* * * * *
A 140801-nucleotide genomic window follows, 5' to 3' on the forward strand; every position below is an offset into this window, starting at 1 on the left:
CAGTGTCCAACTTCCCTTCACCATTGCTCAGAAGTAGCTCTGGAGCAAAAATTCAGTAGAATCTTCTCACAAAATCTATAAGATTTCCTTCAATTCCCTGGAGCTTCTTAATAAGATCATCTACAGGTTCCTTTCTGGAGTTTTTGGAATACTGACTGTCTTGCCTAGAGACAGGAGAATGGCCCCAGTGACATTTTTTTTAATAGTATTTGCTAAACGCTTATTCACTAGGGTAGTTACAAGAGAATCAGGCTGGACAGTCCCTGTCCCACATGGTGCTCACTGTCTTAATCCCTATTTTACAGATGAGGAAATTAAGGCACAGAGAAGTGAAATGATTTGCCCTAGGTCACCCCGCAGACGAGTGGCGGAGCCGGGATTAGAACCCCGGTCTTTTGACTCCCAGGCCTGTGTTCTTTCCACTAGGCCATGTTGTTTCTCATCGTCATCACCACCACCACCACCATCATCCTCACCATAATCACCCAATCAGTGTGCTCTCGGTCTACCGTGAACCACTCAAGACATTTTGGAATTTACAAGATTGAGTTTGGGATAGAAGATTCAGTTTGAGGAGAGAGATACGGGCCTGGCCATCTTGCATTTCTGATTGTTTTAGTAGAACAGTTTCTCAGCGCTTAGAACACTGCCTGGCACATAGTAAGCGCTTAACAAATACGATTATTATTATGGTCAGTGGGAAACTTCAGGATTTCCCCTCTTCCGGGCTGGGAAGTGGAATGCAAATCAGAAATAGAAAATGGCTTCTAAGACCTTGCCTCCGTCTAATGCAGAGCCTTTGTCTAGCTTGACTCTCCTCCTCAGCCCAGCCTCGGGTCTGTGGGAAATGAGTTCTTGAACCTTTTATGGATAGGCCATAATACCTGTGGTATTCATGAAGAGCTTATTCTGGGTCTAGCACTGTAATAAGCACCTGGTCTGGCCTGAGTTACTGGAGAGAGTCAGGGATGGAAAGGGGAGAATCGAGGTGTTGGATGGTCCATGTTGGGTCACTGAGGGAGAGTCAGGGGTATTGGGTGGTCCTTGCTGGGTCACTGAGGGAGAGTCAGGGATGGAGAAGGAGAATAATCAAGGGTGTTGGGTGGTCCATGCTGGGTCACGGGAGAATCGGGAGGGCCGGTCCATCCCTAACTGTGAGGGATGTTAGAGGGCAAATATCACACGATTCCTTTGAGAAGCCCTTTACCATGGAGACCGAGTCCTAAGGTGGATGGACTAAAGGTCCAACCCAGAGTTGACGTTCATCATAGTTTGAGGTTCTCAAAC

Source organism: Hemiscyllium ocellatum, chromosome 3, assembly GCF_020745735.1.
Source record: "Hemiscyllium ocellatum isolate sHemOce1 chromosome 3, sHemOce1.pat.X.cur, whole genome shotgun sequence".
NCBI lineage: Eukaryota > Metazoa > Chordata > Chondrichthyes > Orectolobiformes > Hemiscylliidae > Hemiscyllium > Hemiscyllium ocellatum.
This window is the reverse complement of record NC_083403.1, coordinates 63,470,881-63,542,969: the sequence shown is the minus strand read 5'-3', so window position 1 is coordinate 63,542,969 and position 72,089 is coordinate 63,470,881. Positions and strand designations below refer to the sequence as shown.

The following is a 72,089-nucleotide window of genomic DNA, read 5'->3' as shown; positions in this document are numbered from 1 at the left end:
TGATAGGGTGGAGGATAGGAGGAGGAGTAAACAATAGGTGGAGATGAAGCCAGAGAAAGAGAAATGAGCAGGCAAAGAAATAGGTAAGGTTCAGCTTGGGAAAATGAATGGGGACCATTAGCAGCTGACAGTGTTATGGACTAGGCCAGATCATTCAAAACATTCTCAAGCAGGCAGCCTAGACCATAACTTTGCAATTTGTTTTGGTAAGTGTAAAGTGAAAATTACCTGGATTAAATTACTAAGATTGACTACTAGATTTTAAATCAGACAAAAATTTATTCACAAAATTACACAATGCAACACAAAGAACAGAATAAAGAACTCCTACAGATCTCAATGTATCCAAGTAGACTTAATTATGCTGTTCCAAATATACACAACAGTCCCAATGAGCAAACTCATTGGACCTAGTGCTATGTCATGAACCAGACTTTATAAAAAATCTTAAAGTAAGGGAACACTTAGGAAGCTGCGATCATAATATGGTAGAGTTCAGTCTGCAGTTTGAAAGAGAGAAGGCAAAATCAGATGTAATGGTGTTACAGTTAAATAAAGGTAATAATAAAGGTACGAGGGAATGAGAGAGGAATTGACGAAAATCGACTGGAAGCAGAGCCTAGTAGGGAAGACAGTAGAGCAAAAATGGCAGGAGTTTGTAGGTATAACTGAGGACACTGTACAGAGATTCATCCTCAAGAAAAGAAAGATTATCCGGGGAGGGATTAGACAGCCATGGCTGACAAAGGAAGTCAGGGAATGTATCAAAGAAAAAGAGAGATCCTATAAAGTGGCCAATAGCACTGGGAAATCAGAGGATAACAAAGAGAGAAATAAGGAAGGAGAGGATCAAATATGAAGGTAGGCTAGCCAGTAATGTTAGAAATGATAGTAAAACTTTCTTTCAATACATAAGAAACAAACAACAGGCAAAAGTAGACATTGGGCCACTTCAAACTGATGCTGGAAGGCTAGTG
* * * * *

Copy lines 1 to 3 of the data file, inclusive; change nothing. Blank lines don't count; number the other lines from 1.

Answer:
A 140801-nucleotide genomic window follows, 5' to 3' on the forward strand; every position below is an offset into this window, starting at 1 on the left:
CAGTGTCCAACTTCCCTTCACCATTGCTCAGAAGTAGCTCTGGAGCAAAAATTCAGTAGAATCTTCTCACAAAATCTATAAGATTTCCTTCAATTCCCTGGAGCTTCTTAATAAGATCATCTACAGGTTCCTTTCTGGAGTTTTTGGAATACTGACTGTCTTGCCTAGAGACAGGAGAATGGCCCCAGTGACATTTTTTTTAATAGTATTTGCTAAACGCTTATTCACTAGGGTAGTTACAAGAGAATCAGGCTGGACAGTCCCTGTCCCACATGGTGCTCACTGTCTTAATCCCTATTTTACAGATGAGGAAATTAAGGCACAGAGAAGTGAAATGATTTGCCCTAGGTCACCCCGCAGACGAGTGGCGGAGCCGGGATTAGAACCCCGGTCTTTTGACTCCCAGGCCTGTGTTCTTTCCACTAGGCCATGTTGTTTCTCATCGTCATCACCACCACCACCACCATCATCCTCACCATAATCACCCAATCAGTGTGCTCTCGGTCTACCGTGAACCACTCAAGACATTTTGGAATTTACAAGATTGAGTTTGGGATAGAAGATTCAGTTTGAGGAGAGAGATACGGGCCTGGCCATCTTGCATTTCTGATTGTTTTAGTAGAACAGTTTCTCAGCGCTTAGAACACTGCCTGGCACATAGTAAGCGCTTAACAAATACGATTATTATTATGGTCAGTGGGAAACTTCAGGATTTCCCCTCTTCCGGGCTGGGAAGTGGAATGCAAATCAGAAATAGAAAATGGCTTCTAAGACCTTGCCTCCGTCTAATGCAGAGCCTTTGTCTAGCTTGACTCTCCTCCTCAGCCCAGCCTCGGGTCTGTGGGAAATGAGTTCTTGAACCTTTTATGGATAGGCCATAATACCTGTGGTATTCATGAAGAGCTTATTCTGGGTCTAGCACTGTAATAAGCACCTGGTCTGGCCTGAGTTACTGGAGAGAGTCAGGGATGGAAAGGGGAGAATCGAGGTGTTGGATGGTCCATGTTGGGTCACTGAGGGAGAGTCAGGGGTATTGGGTGGTCCTTGCTGGGTCACTGAGGGAGAGTCAGGGATGGAGAAGGAGAATAATCAAGGGTGTTGGGTGGTCCATGCTGGGTCACGGGAGAATCGGGAGGGCCGGTCCATCCCTAACTGTGAGGGATGTTAGAGGGCAAATATCACACGATTCCTTTGAGAAGCCCTTTACCATGGAGACCGAGTCCTAAGGTGGATGGACTAAAGGTCCAACCCAGAGTTGACGTTCATCATAGTTTGAGGTTCTCAAAC

Source organism: Hemiscyllium ocellatum, chromosome 3, assembly GCF_020745735.1.